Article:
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Carrier Air Conditioning Co. v. National Labor Relations Board

as amended: December 2, 1976.

CARRIER AIR CONDITIONING CO., PETITIONER,
v.
NATIONAL LABOR RELATIONS BOARD, RESPONDENT, AND SHEET METAL WORKERS' INTERNATIONAL ASSOCIATION, LOCAL 28, AFL-CIO, INTERVENOR



Review of an order of the National Labor Relations Board, dismissing unfair labor practice charges against New York sheet metal workers' union by manufacturer-prefabricator of plenums for air conditioning units and reversing findings of administrative law judge that union had violated §§ 8(b)(4)(i)(B), 8(b)(4)(ii)(B), and 8(e) of the National Labor Relations Act, in connection with application of "no subcontracting" clause in contract with local sheet metal contractors. Affirmed in part, reversed in part, and remanded.

Smith, Oakes and Meskill, Circuit Judges. Smith, Circuit Judge,

Author: Oakes

OAKES, Circuit Judge

A respected commentator on the difficult subject of labor secondary boycotts has written that "the pressures created by momentous problems of productivity and job security under changing technological and market conditions are contained or released by no more sensitive a legal instrument than a legislative determination to protect neutrals from being drawn into the disputes of others."*fn1 The case before us presents a classic confrontation between productivity and job security interests, with neutrals caught in the middle; the legal instrument, however far from the ideal, is sufficiently sensitive to furnish us guideposts to decision.

The productivity interest is espoused by the petitioner, Carrier Air Conditioning Co. (Carrier), the charging party before the National Labor Relations Board (the Board or NLRB); Carrier here seeks review of an NLRB order dismissing its General Counsel's complaint. The job security interest is espoused by Sheet Metal Workers' International Association, Local 28, AFL-CIO (the Union or Local 28), intervenor herein and the party against whom Carrier's charges were filed. The neutrals in this dispute are New York City area sheet metal and air conditioning contractors, who signed an agreement containing a "no subcontracting clause" that is central to this case. As enforced by the Union, the clause had the effect of preventing virtually all sales of a specific type of Carrier air conditioning unit - the Moduline - in New York City.

In its unfair labor practice charges, Carrier alleged that the no subcontracting clause violated § 8(e) of the National Labor Relations Act, 29 U.S.C. § 158(e), and that Local 28's actions in relation to the Moduline units violated § 8(b)(4), 29 U.S.C. § 158(b)(4). The Board's General Counsel issued a complaint to this effect, and an administrative law judge (ALJ) found that the Act had been violated as alleged. The NLRB reversed the ALJ, however, and dismissed the complaint. Sheet Metal Workers Local 28 (Carrier Air Conditioning Co.), 222 N.L.R.B. No. 110 (1976). Carrier's petition for review of the Board's decision was duly filed in this circuit, pursuant to § 10(f) of the Act, 29 U.S.C. § 160(f).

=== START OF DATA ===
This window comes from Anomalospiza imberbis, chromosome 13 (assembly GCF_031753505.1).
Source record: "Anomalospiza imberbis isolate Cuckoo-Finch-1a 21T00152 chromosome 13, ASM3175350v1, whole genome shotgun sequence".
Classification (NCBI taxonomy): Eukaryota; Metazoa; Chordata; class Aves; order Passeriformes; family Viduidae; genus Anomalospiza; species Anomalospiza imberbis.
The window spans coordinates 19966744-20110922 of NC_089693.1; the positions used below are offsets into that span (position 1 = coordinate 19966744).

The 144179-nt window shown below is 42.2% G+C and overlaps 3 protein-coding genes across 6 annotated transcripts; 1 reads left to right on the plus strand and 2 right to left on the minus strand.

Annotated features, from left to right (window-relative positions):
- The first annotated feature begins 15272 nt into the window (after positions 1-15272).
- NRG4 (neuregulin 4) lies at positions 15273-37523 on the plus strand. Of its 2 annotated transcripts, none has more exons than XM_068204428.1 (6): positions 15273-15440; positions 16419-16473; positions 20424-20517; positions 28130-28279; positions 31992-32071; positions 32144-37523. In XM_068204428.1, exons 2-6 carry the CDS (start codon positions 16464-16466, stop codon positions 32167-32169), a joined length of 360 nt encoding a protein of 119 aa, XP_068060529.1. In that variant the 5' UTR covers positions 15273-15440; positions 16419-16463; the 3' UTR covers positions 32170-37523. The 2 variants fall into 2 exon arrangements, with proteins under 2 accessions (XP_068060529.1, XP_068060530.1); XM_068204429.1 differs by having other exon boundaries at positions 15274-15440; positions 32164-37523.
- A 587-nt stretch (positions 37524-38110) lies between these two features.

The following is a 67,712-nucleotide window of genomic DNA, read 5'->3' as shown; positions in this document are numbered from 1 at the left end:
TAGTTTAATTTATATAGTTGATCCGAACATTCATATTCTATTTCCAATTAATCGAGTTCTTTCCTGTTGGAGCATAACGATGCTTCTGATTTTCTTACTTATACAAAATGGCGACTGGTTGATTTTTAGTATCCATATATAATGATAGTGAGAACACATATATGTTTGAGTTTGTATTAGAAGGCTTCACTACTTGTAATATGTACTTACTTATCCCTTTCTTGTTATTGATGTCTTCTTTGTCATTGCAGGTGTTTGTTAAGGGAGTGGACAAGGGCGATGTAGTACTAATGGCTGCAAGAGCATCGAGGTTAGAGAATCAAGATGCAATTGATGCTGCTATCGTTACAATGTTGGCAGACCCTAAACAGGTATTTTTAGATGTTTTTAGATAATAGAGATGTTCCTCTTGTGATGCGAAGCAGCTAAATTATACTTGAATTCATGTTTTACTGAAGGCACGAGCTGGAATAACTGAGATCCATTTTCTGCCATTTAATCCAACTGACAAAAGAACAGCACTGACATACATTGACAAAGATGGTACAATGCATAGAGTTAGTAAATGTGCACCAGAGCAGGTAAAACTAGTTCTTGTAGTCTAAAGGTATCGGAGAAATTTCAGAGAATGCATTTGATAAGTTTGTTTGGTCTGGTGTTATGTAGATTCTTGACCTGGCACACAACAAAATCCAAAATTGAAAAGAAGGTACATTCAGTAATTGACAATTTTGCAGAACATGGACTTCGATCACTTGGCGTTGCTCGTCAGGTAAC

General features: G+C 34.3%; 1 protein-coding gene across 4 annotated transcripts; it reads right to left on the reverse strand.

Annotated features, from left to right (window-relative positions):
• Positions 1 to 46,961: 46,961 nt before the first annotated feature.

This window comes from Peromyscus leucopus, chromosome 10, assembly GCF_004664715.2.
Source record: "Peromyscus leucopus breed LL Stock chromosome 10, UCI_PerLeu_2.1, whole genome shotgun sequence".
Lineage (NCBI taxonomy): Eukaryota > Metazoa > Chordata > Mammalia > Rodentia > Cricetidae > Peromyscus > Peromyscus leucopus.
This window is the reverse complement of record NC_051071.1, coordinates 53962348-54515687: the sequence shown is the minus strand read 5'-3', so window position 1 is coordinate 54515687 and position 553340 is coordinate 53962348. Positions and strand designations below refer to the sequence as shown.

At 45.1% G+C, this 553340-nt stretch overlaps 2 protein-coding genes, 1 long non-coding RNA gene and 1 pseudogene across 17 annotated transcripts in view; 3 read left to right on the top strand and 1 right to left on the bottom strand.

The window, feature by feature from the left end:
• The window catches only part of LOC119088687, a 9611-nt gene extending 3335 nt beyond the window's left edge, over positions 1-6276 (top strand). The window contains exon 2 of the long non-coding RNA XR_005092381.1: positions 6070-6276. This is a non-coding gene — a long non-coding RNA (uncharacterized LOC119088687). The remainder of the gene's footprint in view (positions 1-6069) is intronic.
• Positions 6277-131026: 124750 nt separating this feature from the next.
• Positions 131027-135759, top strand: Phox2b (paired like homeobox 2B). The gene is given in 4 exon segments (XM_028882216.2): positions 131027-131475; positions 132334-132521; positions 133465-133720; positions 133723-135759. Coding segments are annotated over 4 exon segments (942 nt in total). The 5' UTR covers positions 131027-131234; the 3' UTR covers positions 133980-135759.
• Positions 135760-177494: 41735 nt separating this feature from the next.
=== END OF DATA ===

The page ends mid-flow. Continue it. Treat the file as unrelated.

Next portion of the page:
In reviewing the Board's decision, we are mindful of the Supreme Court's injunction in National Woodwork Manufacturers Association v. NLRB, 386 U.S. 612, 644, 18 L. Ed. 2d 357, 87 S. Ct. 1250 (1967), that the determination whether Sections 8(e) and 8(b)(4) have been violated necessarily involves an inquiry into "whether, under all the surrounding circumstances, the Union's objective was preservation of work . . ., or whether the agreements and [related activities] were tactically calculated to satisfy union objectives elsewhere." Thus our attention must be directed to the remoteness of the threat to the Union of job displacement by the product at issue, the history of relations between the Union and Carrier, and the "economic personality" of the industry. Id. at 644 n.38. Such an inquiry necessitates examination in depth of the facts, as to which the ALJ's findings regarding the credibility of witnesses will be adopted here, as they were by the NLRB, 222 N.L.R.B. No. 110, slip op. at 2 & n.3. This examination, coupled with the applicable law, leads us to conclude that the Board erred in various respects. We accordingly affirm in part, reverse in part, and remand for further proceedings.

I. FACTS

In an agreement with Local 28 for the time period August 1972 - June 1975,*fn2 the New York City Chapter of the Sheet Metal and Air Conditioning Contractors National Association (the Association) consented not to "subcontract out" work relating to, inter alia, "plenums," on the express ground that performance of this work by Local 28 members would help "preserv[e] . . . the work opportunities of the . . . sheet metal workers . . . within the collective bargaining unit . . ."*fn3 A plenum may be briefly described as a four-sided box made of sheet metal that is attached to an air conditioning unit; it helps to regulate the flow of air into a room, as well as to abate noise. If an Association contractor were to violate the agreement by subcontracting out work on plenums to employers other than those within the collective bargaining unit, the agreement provided for censure for the first offense and for the imposition of a fine, "commensurate with the loss . . . sustained by journeyman sheet metal workers by reason of such violation," for subsequent offenses. The amount of the "loss sustained" was to be determined by a Joint Adjustment Board established by the contract, the Board consisting of twelve members designated by the Association and twelve by the Union.